Iraq’s air force and Kurdish fighters from Syria have joined forces with Iraqi embattled peshmerga to push back ISIL terrorists whose latest attacks sent thousands of civilians running for their lives.
Kurdish peshmerga fighters, who cut their teeth fighting Saddam Hussein’s troops, were regarded as one of the few forces capable of standing up to the Takfiri insurgents, who faced almost no opposition from Iraqi Prime Minister Nouri al-Maliki’s US-trained army during their lightning advance through the north in June.
Then Sunday the ISIL fighters inflicted a humiliating defeat on the Kurds with a rapid advance through three towns, acquiring a fifth oil field to fund its operations along the way.
But the peshmerga declared they were mounting a counter-offensive Monday and Maliki ordered the air force to provide them support.
“The commander in chief of the armed forces has issued orders to the leadership of the air force and the army’s aviation units to provide air support to peshmerga forces,” army spokesman Qassem Atta said in a statement.
The peshmerga’s fellow Kurds in Syria have also sent their own fighters across the border to help, in an unprecedented move.
“The Democratic Union Party (PYD) is fighting in the Sinjar area and Rabia,” a senior army official told AFP, stressing that “it was not coordinated with the Iraqi government.”
The Syria-based group posted pictures of what it said were its forces operating inside Iraq and said that PYD fighters had been battling ISIL militants north of Sinjar, one of the towns that fell to ISIL a day earlier.
The PKK, which has spent three decades fighting for autonomy for Turkey’s Kurds, also urged all Kurds to take up the fight against ISIL.
Kurdish peshmerga Brig. Mashia Ramazan Fattah said the base where he was stationed came under ISIL mortar fire for 12 straight hours through Monday night. He was surprised to find that 500 peshmerga forces were outnumbered by ISIL fighters who forced them to flee.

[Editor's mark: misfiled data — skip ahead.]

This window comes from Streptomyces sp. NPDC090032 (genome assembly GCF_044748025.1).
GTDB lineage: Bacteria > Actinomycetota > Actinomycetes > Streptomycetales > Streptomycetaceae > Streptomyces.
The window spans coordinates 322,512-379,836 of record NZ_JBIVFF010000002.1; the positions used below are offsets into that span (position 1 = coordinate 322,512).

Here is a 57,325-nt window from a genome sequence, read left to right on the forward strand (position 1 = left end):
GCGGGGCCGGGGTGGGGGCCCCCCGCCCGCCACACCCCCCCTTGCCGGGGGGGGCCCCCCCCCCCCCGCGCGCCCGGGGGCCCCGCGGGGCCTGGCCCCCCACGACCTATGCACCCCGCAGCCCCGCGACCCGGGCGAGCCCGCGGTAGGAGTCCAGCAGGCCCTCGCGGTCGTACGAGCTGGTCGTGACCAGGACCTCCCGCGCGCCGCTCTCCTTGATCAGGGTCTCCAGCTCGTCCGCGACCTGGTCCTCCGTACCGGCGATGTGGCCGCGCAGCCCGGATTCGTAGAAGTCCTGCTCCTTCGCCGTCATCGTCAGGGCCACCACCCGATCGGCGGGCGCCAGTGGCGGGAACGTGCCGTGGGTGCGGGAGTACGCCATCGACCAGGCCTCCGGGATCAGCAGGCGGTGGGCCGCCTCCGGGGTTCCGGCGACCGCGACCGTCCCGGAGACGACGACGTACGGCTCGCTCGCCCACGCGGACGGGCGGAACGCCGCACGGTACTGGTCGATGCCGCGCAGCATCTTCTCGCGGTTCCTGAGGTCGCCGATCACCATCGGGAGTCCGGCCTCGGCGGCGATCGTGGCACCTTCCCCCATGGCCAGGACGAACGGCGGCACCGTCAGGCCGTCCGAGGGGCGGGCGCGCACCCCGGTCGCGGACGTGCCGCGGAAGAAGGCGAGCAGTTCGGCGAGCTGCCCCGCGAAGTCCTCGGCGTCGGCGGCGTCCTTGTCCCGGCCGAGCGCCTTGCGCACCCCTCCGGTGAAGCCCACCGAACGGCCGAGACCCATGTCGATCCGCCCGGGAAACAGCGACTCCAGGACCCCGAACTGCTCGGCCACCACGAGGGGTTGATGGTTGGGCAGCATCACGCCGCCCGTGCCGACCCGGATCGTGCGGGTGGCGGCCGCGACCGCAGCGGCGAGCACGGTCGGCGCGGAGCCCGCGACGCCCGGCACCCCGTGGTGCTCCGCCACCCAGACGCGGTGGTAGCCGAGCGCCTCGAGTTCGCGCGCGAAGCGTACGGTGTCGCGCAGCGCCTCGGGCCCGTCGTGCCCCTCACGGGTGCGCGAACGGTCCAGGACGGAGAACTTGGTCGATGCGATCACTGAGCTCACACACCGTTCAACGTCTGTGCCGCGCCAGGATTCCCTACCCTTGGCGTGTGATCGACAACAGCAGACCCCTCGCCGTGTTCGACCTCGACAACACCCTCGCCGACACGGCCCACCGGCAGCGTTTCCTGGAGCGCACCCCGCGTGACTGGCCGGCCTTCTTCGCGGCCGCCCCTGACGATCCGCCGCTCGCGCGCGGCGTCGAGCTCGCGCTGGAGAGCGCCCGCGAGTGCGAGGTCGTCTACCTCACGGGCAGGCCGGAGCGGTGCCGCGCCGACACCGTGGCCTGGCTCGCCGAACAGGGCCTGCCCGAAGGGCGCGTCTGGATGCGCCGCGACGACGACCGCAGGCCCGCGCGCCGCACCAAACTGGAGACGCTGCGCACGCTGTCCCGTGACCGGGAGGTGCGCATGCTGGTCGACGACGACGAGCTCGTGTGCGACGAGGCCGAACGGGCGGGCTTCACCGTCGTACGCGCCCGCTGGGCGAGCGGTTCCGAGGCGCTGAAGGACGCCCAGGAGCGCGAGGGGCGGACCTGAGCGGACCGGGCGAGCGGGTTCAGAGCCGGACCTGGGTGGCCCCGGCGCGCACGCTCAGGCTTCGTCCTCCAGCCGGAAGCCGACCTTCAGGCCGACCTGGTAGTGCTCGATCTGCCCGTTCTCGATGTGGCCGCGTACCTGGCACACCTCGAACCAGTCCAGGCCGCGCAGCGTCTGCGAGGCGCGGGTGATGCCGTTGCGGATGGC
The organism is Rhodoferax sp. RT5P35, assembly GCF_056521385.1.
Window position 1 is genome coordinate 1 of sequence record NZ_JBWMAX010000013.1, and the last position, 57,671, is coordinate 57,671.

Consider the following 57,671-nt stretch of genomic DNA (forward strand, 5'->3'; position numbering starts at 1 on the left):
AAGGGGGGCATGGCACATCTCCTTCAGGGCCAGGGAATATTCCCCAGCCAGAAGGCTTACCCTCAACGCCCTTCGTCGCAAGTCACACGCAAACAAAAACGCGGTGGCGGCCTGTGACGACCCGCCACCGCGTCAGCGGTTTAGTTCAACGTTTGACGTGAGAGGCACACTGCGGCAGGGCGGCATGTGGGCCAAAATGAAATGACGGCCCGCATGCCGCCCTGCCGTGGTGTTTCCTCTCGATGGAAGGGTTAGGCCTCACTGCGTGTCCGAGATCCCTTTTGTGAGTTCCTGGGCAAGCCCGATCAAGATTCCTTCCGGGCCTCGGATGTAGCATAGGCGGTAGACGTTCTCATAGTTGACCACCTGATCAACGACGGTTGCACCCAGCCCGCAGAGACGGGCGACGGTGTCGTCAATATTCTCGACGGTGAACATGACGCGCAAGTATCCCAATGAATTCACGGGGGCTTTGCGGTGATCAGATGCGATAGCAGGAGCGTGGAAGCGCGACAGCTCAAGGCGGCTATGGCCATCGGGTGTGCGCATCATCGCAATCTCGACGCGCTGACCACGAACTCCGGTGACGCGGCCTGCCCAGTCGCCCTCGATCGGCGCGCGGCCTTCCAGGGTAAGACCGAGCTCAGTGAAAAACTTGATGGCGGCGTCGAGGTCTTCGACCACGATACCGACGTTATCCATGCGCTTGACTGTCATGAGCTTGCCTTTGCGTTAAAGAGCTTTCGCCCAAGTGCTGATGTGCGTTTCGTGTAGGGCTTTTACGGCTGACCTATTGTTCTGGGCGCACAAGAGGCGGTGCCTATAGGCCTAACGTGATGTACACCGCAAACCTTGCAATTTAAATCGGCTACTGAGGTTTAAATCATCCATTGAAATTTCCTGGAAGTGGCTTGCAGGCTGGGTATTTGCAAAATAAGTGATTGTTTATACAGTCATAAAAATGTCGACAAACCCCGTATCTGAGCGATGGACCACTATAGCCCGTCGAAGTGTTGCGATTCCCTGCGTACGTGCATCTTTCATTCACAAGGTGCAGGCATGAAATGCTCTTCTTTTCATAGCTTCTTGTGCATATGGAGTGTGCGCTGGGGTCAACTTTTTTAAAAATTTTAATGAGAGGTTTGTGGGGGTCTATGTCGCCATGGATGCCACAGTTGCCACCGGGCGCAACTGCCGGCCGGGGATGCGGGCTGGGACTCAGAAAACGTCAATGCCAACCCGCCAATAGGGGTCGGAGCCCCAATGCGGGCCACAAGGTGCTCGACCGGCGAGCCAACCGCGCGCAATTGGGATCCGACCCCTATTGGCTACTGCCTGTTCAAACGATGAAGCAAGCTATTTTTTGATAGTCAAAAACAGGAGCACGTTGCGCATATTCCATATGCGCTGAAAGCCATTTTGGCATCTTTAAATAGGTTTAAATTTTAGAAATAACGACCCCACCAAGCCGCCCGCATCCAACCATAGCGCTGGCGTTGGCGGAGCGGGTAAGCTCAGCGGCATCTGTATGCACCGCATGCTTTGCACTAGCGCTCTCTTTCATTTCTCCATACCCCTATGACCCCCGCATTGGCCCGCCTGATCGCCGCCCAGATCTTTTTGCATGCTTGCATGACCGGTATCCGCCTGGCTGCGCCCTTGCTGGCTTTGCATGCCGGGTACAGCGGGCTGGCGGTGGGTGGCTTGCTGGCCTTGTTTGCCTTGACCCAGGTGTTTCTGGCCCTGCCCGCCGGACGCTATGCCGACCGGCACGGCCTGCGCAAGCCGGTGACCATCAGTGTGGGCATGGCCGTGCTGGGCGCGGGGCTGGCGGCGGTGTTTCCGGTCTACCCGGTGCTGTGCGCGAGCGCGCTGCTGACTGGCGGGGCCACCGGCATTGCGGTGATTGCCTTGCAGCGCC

Another commander who asked not to be identified said ISIL took everyone by surprise and had deployed snipers in addition to heavier weapons, and that in many cases the Kurds had simply run out of ammunition. “We can no longer carry on fighting with just Kalashnikov rifles,” he said.
A senior Kurdish official said the Kurds had been overstretched because they had to watch over a vast territory. “The Islamic State (ISIL) has also been intimidating people by carrying out beheadings,” he said, asking not to be identified.
As peshmerga fighters converged on the town of Sinjar and Zumar, both lost a day earlier, fleeing civilians risked being caught in the battle.
A file picture released on July 1, 2014 by the Iraqi Ministry of Defence shows a Sukhoi Su-25 fighter jet recently delivered by Russia sitting at an army base in the capital Baghdad.
According to the UN, up to 200,000 people have fled the Sinjar area. Reports from displaced people and minority rights activists suggest smaller numbers.
There were only patchy reports on their fate, as many ran from their homes in a panic, some embarking on a long march in the heat to reach the autonomous Kurdistan region, and others scurrying into the mountains.
“ISIL does not have that many weapons but their propaganda is very effective,” said Abu Asaad, a 50-year-old Turkmen Shia who fled to Dohuk in Kurdistan with his wife and their seven children. “In Sinjar, they sent messages saying they would occupy the town within an hour and so everybody fled,” he told AFP.
Turkmen Shia rights activist Ali al-Bayati said hundreds of people found refuge in an abandoned factory and needed immediate assistance.
He said ISIL had killed the men in another group they intercepted and taken the women to an airport outside the nearby city of Tal Afar.
Many of those who fled Sunday were Yazidis, a small community that follows a 4,000-year-old faith and has been targeted by the terrorists who call them “devil-worshippers” because of their unique beliefs and practices.
“We last had contact with them last night [Sunday] but this morning we have not been able to make contact,” said Khodhr Domli, a Yazidi activist based in the city of Dohuk.